Abstract

Use of vacuum-insulated tubing (VIT) in thermal (typically steam injection) wellbores dates back to at least the 1980s but, due to high cost and limited availability, its use until recently had been limited. While it has the potential to significantly reduce heat losses to overburden, thereby improving well operating economics, the correct application of VIT can be more of an art rather than science given the factors that impact its performance.

These include understanding how VIT is manufactured and what design elements influence good long-term performance, what quality assurance is used during manufacture and on the finished product, how to confirm actual k-factor (insulation) values on delivered product in lieu of advertised values, and how to verify true performance once the VIT is installed in a well.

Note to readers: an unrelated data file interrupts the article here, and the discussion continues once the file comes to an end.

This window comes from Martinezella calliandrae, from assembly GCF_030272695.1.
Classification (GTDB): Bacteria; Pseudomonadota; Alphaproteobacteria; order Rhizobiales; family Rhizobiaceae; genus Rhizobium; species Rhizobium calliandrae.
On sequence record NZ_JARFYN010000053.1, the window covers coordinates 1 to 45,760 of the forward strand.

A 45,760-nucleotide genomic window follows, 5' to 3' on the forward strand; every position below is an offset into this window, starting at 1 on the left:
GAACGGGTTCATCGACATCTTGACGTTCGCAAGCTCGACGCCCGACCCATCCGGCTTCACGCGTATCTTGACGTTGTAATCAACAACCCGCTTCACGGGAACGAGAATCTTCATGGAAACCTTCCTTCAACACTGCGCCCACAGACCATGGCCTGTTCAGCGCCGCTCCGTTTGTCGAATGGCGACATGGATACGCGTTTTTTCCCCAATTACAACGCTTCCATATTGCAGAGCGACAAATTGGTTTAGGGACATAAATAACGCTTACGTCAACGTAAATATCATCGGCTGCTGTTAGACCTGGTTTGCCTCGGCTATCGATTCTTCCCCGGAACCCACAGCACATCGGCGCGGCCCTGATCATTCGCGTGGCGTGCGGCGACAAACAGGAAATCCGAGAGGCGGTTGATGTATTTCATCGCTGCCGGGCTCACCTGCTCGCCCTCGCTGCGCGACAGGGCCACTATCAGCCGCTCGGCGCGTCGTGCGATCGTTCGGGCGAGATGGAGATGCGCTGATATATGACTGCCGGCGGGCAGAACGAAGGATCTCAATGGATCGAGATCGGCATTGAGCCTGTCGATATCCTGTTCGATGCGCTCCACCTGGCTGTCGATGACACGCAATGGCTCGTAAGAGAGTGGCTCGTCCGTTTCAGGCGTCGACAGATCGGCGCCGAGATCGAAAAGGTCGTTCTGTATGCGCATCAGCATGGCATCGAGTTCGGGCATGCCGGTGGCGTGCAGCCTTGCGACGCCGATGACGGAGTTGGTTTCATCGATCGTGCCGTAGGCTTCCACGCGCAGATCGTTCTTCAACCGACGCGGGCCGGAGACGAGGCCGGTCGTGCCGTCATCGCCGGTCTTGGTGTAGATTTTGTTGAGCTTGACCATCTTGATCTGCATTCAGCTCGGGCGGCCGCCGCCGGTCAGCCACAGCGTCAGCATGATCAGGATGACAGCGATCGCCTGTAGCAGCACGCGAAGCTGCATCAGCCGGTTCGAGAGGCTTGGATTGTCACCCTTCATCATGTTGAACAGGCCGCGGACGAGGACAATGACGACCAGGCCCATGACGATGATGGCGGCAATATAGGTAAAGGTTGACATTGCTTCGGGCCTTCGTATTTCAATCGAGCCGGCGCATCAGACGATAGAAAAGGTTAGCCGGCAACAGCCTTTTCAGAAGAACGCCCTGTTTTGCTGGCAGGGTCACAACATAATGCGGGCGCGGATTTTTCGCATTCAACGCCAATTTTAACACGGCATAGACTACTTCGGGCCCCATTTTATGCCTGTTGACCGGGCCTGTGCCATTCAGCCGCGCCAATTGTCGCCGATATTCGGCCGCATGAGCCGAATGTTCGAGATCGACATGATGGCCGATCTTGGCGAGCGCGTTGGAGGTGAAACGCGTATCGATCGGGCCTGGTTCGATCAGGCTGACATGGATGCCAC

Recent new global sources of VIT have provided additional product choices for operators, as well as more competitive pricing, allowing VIT to be more broadly considered in projects where downhole heat losses must be actively managed to achieve the recovery performance desired. Calculation of heat loss reduction can be done with several different programs, but careful attention must be paid to the way the computer model is built to ensure results reflect actual, expected, field conditions.

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